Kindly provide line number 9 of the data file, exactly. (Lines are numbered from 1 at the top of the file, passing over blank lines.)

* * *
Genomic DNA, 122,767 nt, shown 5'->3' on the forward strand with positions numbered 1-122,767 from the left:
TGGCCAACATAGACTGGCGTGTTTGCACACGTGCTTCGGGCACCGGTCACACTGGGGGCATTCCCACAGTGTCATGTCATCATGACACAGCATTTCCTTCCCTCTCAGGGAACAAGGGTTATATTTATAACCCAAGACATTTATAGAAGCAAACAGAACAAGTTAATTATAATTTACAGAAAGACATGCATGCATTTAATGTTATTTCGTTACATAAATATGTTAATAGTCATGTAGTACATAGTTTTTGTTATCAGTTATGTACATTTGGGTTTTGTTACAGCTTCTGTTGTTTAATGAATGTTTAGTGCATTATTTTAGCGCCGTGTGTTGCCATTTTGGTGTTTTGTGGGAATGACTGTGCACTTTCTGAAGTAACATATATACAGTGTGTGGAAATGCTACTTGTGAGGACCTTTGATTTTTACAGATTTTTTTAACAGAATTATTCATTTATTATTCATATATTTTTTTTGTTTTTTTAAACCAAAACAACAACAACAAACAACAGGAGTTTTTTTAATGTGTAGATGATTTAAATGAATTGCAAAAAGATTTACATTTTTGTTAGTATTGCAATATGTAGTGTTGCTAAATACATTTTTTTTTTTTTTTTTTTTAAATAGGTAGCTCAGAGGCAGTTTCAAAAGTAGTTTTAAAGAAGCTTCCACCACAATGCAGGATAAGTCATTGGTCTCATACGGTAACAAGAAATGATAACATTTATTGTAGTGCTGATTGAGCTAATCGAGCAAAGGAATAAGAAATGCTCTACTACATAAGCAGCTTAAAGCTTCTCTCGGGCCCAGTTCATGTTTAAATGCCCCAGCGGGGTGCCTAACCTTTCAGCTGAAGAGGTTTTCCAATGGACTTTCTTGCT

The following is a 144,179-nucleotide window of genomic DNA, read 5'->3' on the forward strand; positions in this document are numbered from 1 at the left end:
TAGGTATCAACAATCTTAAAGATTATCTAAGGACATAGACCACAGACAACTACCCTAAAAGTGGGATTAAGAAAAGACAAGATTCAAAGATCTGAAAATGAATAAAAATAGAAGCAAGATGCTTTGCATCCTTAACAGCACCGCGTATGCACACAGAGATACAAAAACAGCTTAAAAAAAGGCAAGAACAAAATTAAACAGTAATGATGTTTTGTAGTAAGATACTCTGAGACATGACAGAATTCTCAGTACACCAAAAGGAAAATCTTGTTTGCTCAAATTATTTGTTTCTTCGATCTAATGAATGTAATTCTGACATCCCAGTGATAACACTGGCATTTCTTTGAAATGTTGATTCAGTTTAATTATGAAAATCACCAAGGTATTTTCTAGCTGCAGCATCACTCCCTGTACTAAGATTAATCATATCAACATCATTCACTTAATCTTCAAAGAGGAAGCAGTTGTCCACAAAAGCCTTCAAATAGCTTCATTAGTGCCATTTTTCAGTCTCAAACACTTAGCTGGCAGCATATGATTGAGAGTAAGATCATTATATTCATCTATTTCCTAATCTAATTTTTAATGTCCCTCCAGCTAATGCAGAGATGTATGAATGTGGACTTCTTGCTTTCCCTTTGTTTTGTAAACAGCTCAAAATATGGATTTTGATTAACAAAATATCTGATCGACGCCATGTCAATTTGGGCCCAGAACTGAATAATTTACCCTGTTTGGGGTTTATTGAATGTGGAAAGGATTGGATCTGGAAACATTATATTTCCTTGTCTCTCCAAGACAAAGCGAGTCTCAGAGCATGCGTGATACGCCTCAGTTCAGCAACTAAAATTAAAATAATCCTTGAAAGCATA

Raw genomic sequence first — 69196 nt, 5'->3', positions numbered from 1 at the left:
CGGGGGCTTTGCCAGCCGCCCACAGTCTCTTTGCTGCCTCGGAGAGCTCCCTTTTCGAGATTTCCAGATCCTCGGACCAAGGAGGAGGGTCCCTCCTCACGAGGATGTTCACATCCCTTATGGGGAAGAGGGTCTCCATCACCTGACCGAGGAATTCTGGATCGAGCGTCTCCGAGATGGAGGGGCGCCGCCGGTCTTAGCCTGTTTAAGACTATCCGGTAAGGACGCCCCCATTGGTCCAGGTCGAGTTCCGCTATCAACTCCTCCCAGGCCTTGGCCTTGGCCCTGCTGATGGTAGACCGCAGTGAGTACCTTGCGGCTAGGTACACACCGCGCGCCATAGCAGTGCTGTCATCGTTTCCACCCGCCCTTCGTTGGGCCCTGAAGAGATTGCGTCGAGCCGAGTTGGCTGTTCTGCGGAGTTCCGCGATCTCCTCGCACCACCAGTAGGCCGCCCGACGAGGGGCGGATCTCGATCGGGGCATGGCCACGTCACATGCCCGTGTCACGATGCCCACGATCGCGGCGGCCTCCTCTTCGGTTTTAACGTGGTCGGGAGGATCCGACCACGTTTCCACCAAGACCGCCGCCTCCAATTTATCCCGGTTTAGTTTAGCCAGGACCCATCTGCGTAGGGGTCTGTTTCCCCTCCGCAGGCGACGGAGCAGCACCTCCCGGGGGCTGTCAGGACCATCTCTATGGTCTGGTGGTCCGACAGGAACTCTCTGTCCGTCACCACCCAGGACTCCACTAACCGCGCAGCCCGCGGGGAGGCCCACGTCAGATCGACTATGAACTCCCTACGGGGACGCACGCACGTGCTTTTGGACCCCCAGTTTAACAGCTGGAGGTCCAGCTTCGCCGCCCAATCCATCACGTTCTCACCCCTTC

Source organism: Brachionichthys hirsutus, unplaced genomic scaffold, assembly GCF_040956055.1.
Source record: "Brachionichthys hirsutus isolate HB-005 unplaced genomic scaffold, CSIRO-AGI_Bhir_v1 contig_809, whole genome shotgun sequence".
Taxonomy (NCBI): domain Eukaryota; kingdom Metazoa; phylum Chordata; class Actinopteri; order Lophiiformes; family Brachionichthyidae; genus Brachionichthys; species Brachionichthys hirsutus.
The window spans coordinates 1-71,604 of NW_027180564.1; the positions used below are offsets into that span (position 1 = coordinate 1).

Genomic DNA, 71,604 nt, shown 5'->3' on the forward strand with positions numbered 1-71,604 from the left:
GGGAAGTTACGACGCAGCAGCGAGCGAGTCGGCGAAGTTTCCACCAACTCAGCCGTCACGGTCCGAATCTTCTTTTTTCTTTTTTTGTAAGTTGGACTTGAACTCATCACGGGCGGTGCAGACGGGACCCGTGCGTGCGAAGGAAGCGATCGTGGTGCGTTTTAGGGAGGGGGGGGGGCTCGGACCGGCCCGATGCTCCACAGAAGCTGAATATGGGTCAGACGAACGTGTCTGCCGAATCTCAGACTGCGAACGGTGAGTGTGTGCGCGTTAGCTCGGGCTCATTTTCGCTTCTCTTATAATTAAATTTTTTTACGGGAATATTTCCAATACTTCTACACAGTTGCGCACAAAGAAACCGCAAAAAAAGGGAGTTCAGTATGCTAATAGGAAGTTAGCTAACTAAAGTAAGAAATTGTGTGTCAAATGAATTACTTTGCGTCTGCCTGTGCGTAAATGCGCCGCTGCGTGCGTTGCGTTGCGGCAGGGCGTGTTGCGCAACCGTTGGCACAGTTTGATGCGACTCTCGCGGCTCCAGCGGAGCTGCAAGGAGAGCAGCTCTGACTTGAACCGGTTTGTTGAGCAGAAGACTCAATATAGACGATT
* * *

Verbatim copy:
Taxonomy (NCBI): domain Eukaryota; kingdom Metazoa; phylum Chordata; class Actinopteri; order Lophiiformes; family Brachionichthyidae; genus Brachionichthys; species Brachionichthys hirsutus.